About five months ago, Haya Dweidary, a 27-year-old graduate student at Columbia University’s School of International and Public Affairs, was approached by an administrator and asked what she knew about Sheherazad Jaafari, who had applied to the prestigious two-year program.
Jaafari, 22, was at the time a press aide to Syrian president Bashar Al-Assad, and the daughter of the Syrian ambassador to the United Nations.
“I told one of the deans she can’t get in. She’s not qualified,” Dweidary told The Daily Beast.
Last week, only one month after having graduated with her own master’s degree, the Syrian-born Dweidary read with disbelief the report in The New York Times that Jaafari, aided by some helpful emails from Barbara Walters (who, through Jaafari, was able to score an exclusive interview with Assad last year), had in fact been admitted to SIPA.
“I’m very angry,” Dweidary said. “I’m disappointed, to be honest. I’ve been familiar with the kind of work she does for the government and the fact that she’s a supporter of the regime to this moment. And this is a regime that has killed more than 15,000 civilians.”
Dweidary said she found out about Jaafari’s admission like everyone else, even though she’d been consulted on it months earlier.
“For me, her getting admitted is very personal, because SIPA is one of my few support networks where I feel that, you know, ‘We’re with you in this fight for democracy.’
“This is a humanitarian stance,” Dweidary added. “You cannot be supporting a regime that is brutally killing thousands. She was coaching him on how to answer questions about Syrians dying.”
Dweidary, who dreamed of attending SIPA since she was 17, said she has no doubt that SIPA’s administration knew exactly who Jaafari was and what her role had been in Syria before admitting her. In her mind, Jaafari does not belong there. “All the things that SIPA stands for, she does not represent.”
A spokeswoman for SIPA declined to comment for this article.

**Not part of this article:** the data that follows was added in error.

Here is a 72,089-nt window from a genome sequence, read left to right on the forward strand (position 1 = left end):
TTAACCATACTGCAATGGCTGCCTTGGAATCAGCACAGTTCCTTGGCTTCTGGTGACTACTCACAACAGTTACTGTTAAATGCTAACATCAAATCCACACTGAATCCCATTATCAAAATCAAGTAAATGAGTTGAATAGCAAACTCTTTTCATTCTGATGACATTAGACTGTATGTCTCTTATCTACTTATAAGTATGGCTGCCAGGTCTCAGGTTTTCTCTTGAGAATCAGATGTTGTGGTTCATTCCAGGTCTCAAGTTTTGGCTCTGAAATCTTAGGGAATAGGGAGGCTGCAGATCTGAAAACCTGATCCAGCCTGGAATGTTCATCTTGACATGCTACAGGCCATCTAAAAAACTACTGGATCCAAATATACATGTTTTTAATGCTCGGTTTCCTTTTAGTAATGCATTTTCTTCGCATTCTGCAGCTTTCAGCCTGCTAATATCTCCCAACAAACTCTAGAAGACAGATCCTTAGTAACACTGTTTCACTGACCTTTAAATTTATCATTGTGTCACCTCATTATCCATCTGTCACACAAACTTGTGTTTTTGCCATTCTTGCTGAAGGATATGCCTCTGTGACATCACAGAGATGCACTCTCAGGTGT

During most of her two years in the program, Dweidary endured a steady stream of news reports of the Assad regime’s brutal crackdown on civilians, which has resulted in the deaths of thousands since the start of Syrian protests in March 2011. For Dweidary it was personal: there was the constant threat that her friends and family would be arrested, tortured, or killed—and the sad news that some had been.
One of Dweidary’s friends, Bassel Shehadeh, was killed in Homs in May. He had been a Fulbright film student at Syracuse University, but had returned to Syria to document the uprising. Dweidary said more than 40 of her friends have been imprisoned in the last 15 months, and some are still languishing there.
“This is a humanitarian stance,” Dweidary said. “She was coaching him on how to answer questions about Syrians dying.”
“It was very hard for me to keep going with my personal life and pretend that nothing is happening, while I have my family, my friends, they’re all in danger,” Dweidary said.
Dweidary, who is searching for a job in international conflict resolution or sustainable energy policy, said that Jaafari’s admission to Columbia also paints a frustratingly familiar picture of life for the well-connected in Syria. "This was a great achievement for me, to make it here. I worked really hard." But, she said, "[g]rowing up in Syria, my whole life was about [seeing] privileged people getting access to everything.”
Today, Dweidary said, Syrians who lack these connections are increasingly affected by the international community’s attempts to rein in Assad through economic sanctions. Dweidary said she has several friends whose attempts to pay admissions fees to American universities have been thwarted by the sanctions. “And then to see a girl like her, not even one percent affected by anything, and she’s here in New York, living a normal life.”